Georgia Gov.-elect Brian Kemp pushed back Tuesday on "Fox & Friends" on the accusations of voter suppression made by his Democratic opponent.

Kemp (R) defeated Stacey Abrams by about 55,000 votes, but Abrams partially blamed the defeat on more than a million voters being removed from the state's rolls while Kemp served as secretary of state.

After admitting last week she couldn't defeat Kemp, Abrams repeatedly refused to acknowledge him as the legitimate governor-elect.

"The election's been certified. This is indeed over," Kemp said Tuesday, adding it's unfair for Abrams to blame local elections officials when it comes to voter registration.


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"We have a million more people on the rolls because I pushed for and implemented online voter registration," he said.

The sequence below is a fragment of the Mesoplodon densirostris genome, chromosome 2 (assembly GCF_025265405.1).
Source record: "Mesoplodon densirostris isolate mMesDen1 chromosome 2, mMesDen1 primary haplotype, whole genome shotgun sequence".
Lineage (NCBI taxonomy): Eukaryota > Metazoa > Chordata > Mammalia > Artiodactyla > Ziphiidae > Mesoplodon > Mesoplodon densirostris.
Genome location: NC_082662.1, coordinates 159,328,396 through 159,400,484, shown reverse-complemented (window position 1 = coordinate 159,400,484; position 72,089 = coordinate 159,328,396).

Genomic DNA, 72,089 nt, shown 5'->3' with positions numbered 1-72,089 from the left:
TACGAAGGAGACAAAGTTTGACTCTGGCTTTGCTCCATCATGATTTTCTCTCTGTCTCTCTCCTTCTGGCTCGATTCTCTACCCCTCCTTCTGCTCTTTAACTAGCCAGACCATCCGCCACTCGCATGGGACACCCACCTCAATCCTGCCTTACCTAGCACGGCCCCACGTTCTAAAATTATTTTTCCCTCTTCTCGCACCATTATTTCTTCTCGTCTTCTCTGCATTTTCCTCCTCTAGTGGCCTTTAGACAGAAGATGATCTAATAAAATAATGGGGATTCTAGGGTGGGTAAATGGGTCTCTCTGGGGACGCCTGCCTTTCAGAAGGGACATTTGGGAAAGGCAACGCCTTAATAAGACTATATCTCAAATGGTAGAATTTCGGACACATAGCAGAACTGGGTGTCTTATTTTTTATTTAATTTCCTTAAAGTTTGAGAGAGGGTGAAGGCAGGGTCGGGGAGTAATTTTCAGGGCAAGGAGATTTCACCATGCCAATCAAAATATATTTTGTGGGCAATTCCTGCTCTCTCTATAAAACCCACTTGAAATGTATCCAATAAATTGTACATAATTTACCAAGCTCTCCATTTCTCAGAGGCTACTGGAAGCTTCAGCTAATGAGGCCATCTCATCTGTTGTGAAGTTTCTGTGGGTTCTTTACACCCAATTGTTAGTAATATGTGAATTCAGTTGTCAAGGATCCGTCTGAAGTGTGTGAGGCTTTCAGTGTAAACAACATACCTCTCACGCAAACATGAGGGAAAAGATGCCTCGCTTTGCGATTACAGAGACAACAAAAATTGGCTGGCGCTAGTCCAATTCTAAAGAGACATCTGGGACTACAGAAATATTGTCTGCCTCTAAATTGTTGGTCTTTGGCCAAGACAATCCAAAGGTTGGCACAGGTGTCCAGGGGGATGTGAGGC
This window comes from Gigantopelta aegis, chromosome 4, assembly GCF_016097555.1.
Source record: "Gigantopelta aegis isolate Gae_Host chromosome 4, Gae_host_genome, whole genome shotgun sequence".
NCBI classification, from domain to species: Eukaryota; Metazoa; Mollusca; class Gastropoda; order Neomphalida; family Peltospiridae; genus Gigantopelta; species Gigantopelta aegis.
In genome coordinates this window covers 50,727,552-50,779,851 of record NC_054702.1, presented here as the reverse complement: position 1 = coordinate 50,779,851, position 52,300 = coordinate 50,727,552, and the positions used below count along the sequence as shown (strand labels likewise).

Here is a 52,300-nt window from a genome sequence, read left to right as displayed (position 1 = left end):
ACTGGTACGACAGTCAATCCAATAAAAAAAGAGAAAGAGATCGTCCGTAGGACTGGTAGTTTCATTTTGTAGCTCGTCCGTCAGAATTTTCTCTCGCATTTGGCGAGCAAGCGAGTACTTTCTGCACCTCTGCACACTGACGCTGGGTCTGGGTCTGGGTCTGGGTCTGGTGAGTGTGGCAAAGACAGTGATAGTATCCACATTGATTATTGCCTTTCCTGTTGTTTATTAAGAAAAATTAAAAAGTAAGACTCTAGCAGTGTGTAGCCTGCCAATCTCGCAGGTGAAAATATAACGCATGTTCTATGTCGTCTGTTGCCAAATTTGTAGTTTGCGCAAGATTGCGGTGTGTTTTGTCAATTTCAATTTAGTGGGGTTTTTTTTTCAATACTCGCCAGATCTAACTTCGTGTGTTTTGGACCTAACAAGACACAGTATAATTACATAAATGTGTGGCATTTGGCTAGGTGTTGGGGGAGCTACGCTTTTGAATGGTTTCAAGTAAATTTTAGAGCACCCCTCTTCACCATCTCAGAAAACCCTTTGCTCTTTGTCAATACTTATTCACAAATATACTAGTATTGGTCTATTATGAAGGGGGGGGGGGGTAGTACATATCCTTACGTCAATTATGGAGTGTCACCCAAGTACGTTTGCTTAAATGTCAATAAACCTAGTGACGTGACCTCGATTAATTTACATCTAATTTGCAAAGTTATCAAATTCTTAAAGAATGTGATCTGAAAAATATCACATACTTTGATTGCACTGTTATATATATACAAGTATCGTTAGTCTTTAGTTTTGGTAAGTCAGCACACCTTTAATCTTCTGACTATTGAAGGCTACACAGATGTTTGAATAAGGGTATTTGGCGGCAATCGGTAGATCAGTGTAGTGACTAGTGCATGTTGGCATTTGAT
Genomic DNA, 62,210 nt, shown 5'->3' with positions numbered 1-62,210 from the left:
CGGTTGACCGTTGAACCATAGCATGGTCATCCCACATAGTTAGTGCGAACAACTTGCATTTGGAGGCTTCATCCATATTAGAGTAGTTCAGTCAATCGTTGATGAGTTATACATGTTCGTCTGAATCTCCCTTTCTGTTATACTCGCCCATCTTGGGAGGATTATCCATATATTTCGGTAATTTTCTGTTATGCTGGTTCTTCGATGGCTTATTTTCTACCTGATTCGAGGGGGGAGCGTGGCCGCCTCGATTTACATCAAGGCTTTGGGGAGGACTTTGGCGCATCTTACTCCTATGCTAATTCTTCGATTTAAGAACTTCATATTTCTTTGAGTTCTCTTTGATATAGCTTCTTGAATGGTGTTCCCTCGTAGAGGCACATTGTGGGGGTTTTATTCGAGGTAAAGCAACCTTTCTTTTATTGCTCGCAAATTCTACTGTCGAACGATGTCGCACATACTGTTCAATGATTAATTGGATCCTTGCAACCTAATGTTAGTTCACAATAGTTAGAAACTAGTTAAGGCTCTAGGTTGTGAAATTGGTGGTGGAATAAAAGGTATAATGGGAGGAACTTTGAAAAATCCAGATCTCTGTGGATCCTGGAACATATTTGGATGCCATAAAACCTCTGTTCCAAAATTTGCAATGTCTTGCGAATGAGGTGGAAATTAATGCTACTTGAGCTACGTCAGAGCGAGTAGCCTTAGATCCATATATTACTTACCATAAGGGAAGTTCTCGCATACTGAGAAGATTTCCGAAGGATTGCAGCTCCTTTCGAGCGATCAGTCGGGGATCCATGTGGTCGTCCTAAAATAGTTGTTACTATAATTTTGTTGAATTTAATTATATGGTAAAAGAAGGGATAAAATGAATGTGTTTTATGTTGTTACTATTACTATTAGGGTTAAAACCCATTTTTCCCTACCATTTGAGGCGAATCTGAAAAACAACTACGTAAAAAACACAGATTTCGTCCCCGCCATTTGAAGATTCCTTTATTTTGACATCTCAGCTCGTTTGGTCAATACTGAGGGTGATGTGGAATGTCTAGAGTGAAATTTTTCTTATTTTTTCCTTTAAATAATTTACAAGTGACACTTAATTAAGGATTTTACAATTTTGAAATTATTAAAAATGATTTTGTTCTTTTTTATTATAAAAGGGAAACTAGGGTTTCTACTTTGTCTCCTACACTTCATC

Abrams also said in an interview that democracy "failed" in the state of Georgia.

"Will I say that this election was not tainted, was not a disinvestment and a disenfranchisement of thousands of voters? I will not say that," she told CNN.



She also claimed that there was "deliberate interference" in the election.

"I believe it began eight years ago with the systematic disenfranchisement of more than a million voters," she said.

Kemp said on Tuesday that Abrams' claim that he set up less polling locations in urban areas is "a mistruth."

"She's blaming me for a problem that [Democrats] created. It's just ridiculous, and people didn't buy it in this election."


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